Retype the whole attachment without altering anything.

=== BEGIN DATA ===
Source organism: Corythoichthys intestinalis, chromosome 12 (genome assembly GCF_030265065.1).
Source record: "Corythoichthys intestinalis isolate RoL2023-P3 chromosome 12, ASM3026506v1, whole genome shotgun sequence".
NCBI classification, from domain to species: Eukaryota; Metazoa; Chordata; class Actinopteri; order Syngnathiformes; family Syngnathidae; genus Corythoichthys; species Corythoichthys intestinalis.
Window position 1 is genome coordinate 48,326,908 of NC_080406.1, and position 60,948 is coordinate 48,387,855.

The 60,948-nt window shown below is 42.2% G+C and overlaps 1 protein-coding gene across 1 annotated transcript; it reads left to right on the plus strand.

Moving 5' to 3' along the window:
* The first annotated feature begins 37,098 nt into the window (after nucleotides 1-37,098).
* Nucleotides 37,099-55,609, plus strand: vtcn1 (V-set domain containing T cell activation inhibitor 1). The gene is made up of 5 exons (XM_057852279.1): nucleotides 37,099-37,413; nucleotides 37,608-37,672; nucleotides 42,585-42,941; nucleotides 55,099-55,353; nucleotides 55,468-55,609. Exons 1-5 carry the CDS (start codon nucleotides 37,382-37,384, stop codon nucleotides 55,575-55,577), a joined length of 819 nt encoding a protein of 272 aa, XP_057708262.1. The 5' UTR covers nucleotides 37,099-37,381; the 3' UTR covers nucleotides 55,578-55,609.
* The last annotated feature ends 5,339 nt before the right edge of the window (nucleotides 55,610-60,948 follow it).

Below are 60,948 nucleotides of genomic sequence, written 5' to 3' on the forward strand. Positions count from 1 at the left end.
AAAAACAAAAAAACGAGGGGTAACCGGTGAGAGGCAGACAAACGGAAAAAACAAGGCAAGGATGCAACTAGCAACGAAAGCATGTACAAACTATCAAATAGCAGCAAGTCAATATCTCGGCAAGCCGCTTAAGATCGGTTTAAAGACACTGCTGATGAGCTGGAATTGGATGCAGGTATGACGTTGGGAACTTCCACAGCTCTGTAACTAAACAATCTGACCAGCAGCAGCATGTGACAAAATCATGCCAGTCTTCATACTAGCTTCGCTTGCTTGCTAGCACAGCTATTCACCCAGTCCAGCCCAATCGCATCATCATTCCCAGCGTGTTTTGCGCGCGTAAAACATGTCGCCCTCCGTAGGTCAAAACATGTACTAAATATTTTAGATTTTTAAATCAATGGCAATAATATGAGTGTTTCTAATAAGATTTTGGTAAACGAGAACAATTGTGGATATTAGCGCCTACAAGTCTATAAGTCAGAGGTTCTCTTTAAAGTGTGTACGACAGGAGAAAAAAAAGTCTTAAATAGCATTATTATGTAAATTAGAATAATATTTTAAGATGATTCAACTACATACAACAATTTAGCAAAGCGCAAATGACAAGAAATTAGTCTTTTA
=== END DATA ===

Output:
Source organism: Corythoichthys intestinalis, chromosome 12 (genome assembly GCF_030265065.1).
Source record: "Corythoichthys intestinalis isolate RoL2023-P3 chromosome 12, ASM3026506v1, whole genome shotgun sequence".
NCBI classification, from domain to species: Eukaryota; Metazoa; Chordata; class Actinopteri; order Syngnathiformes; family Syngnathidae; genus Corythoichthys; species Corythoichthys intestinalis.
Window position 1 is genome coordinate 48,326,908 of NC_080406.1, and position 60,948 is coordinate 48,387,855.

The 60,948-nt window shown below is 42.2% G+C and overlaps 1 protein-coding gene across 1 annotated transcript; it reads left to right on the plus strand.

Moving 5' to 3' along the window:
* The first annotated feature begins 37,098 nt into the window (after nucleotides 1-37,098).
* Nucleotides 37,099-55,609, plus strand: vtcn1 (V-set domain containing T cell activation inhibitor 1). The gene is made up of 5 exons (XM_057852279.1): nucleotides 37,099-37,413; nucleotides 37,608-37,672; nucleotides 42,585-42,941; nucleotides 55,099-55,353; nucleotides 55,468-55,609. Exons 1-5 carry the CDS (start codon nucleotides 37,382-37,384, stop codon nucleotides 55,575-55,577), a joined length of 819 nt encoding a protein of 272 aa, XP_057708262.1. The 5' UTR covers nucleotides 37,099-37,381; the 3' UTR covers nucleotides 55,578-55,609.
* The last annotated feature ends 5,339 nt before the right edge of the window (nucleotides 55,610-60,948 follow it).

Below are 60,948 nucleotides of genomic sequence, written 5' to 3' on the forward strand. Positions count from 1 at the left end.
AAAAACAAAAAAACGAGGGGTAACCGGTGAGAGGCAGACAAACGGAAAAAACAAGGCAAGGATGCAACTAGCAACGAAAGCATGTACAAACTATCAAATAGCAGCAAGTCAATATCTCGGCAAGCCGCTTAAGATCGGTTTAAAGACACTGCTGATGAGCTGGAATTGGATGCAGGTATGACGTTGGGAACTTCCACAGCTCTGTAACTAAACAATCTGACCAGCAGCAGCATGTGACAAAATCATGCCAGTCTTCATACTAGCTTCGCTTGCTTGCTAGCACAGCTATTCACCCAGTCCAGCCCAATCGCATCATCATTCCCAGCGTGTTTTGCGCGCGTAAAACATGTCGCCCTCCGTAGGTCAAAACATGTACTAAATATTTTAGATTTTTAAATCAATGGCAATAATATGAGTGTTTCTAATAAGATTTTGGTAAACGAGAACAATTGTGGATATTAGCGCCTACAAGTCTATAAGTCAGAGGTTCTCTTTAAAGTGTGTACGACAGGAGAAAAAAAAGTCTTAAATAGCATTATTATGTAAATTAGAATAATATTTTAAGATGATTCAACTACATACAACAATTTAGCAAAGCGCAAATGACAAGAAATTAGTCTTTTA